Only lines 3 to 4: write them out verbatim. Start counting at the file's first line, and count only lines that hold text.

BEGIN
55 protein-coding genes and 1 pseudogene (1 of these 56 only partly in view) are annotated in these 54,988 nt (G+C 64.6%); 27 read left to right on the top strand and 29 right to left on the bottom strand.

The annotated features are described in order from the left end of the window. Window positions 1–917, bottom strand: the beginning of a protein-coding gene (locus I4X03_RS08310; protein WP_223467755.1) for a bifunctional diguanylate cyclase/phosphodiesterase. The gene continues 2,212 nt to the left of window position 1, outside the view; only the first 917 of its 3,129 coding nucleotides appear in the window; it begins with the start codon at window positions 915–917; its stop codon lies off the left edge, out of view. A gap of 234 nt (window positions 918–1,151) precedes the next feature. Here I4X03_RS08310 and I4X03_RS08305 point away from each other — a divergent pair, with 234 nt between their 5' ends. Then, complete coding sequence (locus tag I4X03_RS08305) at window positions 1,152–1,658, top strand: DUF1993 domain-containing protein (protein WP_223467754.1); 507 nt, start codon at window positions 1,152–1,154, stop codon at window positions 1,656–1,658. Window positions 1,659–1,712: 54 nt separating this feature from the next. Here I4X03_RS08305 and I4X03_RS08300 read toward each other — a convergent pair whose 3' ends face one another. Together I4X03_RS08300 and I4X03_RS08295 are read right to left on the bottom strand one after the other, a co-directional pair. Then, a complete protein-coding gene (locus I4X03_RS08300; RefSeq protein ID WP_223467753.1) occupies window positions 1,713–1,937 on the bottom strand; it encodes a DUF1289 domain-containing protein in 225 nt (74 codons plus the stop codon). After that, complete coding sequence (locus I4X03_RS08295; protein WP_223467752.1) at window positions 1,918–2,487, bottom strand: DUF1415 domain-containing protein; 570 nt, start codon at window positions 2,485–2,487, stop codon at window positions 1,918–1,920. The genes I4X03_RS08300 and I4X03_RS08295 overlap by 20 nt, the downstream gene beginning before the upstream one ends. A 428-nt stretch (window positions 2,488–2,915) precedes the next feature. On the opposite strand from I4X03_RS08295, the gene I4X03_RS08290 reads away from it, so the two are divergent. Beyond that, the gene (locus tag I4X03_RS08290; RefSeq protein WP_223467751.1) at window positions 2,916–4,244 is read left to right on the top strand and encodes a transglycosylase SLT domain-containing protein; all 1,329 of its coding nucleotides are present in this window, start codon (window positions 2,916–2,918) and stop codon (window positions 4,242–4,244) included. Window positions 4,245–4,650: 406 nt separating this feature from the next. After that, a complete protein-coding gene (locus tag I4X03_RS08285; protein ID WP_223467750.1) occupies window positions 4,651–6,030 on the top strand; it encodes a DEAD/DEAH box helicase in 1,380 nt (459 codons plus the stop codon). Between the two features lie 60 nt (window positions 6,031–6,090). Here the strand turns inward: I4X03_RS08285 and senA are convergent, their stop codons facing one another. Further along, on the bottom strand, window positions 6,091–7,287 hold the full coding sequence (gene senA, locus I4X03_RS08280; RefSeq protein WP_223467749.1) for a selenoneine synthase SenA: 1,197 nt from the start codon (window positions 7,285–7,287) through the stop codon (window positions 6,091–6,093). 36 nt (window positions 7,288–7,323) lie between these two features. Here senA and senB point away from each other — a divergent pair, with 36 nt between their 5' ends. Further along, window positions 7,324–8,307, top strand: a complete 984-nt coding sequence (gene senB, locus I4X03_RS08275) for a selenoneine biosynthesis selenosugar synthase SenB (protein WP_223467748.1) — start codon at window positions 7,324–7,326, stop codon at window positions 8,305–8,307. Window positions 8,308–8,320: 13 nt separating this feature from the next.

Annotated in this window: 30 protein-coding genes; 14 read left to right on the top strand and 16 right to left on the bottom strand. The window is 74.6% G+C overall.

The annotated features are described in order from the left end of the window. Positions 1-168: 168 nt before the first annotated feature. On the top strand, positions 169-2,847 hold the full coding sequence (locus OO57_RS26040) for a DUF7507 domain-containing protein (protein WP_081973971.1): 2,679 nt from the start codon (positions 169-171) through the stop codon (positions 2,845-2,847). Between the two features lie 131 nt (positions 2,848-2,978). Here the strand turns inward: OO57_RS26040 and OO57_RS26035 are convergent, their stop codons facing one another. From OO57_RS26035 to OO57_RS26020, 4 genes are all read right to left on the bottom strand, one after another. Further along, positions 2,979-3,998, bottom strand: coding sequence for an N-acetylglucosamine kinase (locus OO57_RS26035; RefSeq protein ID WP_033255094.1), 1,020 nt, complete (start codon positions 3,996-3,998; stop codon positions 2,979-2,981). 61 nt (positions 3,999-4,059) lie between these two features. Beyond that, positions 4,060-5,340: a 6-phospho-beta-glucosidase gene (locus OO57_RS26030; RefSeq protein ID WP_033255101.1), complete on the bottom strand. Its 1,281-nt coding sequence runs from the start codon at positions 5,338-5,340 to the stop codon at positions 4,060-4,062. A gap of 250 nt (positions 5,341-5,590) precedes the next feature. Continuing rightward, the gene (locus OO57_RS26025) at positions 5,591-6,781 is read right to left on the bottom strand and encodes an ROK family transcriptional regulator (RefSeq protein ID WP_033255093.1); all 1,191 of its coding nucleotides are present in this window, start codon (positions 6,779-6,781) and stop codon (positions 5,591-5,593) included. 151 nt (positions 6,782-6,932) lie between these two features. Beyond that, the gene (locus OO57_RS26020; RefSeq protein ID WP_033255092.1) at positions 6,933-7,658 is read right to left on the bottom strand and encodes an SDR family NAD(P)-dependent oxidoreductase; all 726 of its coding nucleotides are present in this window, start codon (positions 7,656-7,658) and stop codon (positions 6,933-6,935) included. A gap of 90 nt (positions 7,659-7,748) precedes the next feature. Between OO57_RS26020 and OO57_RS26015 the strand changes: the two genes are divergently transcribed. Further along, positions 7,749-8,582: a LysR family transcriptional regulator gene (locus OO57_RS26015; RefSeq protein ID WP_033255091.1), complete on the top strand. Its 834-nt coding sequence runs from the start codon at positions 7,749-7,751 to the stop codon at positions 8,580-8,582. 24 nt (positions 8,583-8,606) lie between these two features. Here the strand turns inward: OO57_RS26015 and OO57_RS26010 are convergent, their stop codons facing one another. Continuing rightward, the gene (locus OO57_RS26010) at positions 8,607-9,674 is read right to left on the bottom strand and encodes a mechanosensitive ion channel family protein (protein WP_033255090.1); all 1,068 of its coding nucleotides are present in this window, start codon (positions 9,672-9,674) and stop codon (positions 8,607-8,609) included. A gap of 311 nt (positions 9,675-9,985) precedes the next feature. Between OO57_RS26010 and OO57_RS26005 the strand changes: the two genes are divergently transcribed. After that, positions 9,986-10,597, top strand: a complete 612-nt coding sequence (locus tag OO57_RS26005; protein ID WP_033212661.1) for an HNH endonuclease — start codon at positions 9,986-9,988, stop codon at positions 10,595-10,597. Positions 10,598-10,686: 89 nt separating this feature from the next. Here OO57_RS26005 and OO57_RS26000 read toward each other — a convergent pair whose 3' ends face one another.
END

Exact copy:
Annotated in this window: 30 protein-coding genes; 14 read left to right on the top strand and 16 right to left on the bottom strand. The window is 74.6% G+C overall.

The annotated features are described in order from the left end of the window. Positions 1-168: 168 nt before the first annotated feature. On the top strand, positions 169-2,847 hold the full coding sequence (locus OO57_RS26040) for a DUF7507 domain-containing protein (protein WP_081973971.1): 2,679 nt from the start codon (positions 169-171) through the stop codon (positions 2,845-2,847). Between the two features lie 131 nt (positions 2,848-2,978). Here the strand turns inward: OO57_RS26040 and OO57_RS26035 are convergent, their stop codons facing one another. From OO57_RS26035 to OO57_RS26020, 4 genes are all read right to left on the bottom strand, one after another. Further along, positions 2,979-3,998, bottom strand: coding sequence for an N-acetylglucosamine kinase (locus OO57_RS26035; RefSeq protein ID WP_033255094.1), 1,020 nt, complete (start codon positions 3,996-3,998; stop codon positions 2,979-2,981). 61 nt (positions 3,999-4,059) lie between these two features. Beyond that, positions 4,060-5,340: a 6-phospho-beta-glucosidase gene (locus OO57_RS26030; RefSeq protein ID WP_033255101.1), complete on the bottom strand. Its 1,281-nt coding sequence runs from the start codon at positions 5,338-5,340 to the stop codon at positions 4,060-4,062. A gap of 250 nt (positions 5,341-5,590) precedes the next feature. Continuing rightward, the gene (locus OO57_RS26025) at positions 5,591-6,781 is read right to left on the bottom strand and encodes an ROK family transcriptional regulator (RefSeq protein ID WP_033255093.1); all 1,191 of its coding nucleotides are present in this window, start codon (positions 6,779-6,781) and stop codon (positions 5,591-5,593) included. 151 nt (positions 6,782-6,932) lie between these two features. Beyond that, the gene (locus OO57_RS26020; RefSeq protein ID WP_033255092.1) at positions 6,933-7,658 is read right to left on the bottom strand and encodes an SDR family NAD(P)-dependent oxidoreductase; all 726 of its coding nucleotides are present in this window, start codon (positions 7,656-7,658) and stop codon (positions 6,933-6,935) included. A gap of 90 nt (positions 7,659-7,748) precedes the next feature. Between OO57_RS26020 and OO57_RS26015 the strand changes: the two genes are divergently transcribed. Further along, positions 7,749-8,582: a LysR family transcriptional regulator gene (locus OO57_RS26015; RefSeq protein ID WP_033255091.1), complete on the top strand. Its 834-nt coding sequence runs from the start codon at positions 7,749-7,751 to the stop codon at positions 8,580-8,582. 24 nt (positions 8,583-8,606) lie between these two features. Here the strand turns inward: OO57_RS26015 and OO57_RS26010 are convergent, their stop codons facing one another. Continuing rightward, the gene (locus OO57_RS26010) at positions 8,607-9,674 is read right to left on the bottom strand and encodes a mechanosensitive ion channel family protein (protein WP_033255090.1); all 1,068 of its coding nucleotides are present in this window, start codon (positions 9,672-9,674) and stop codon (positions 8,607-8,609) included. A gap of 311 nt (positions 9,675-9,985) precedes the next feature. Between OO57_RS26010 and OO57_RS26005 the strand changes: the two genes are divergently transcribed. After that, positions 9,986-10,597, top strand: a complete 612-nt coding sequence (locus tag OO57_RS26005; protein ID WP_033212661.1) for an HNH endonuclease — start codon at positions 9,986-9,988, stop codon at positions 10,595-10,597. Positions 10,598-10,686: 89 nt separating this feature from the next. Here OO57_RS26005 and OO57_RS26000 read toward each other — a convergent pair whose 3' ends face one another.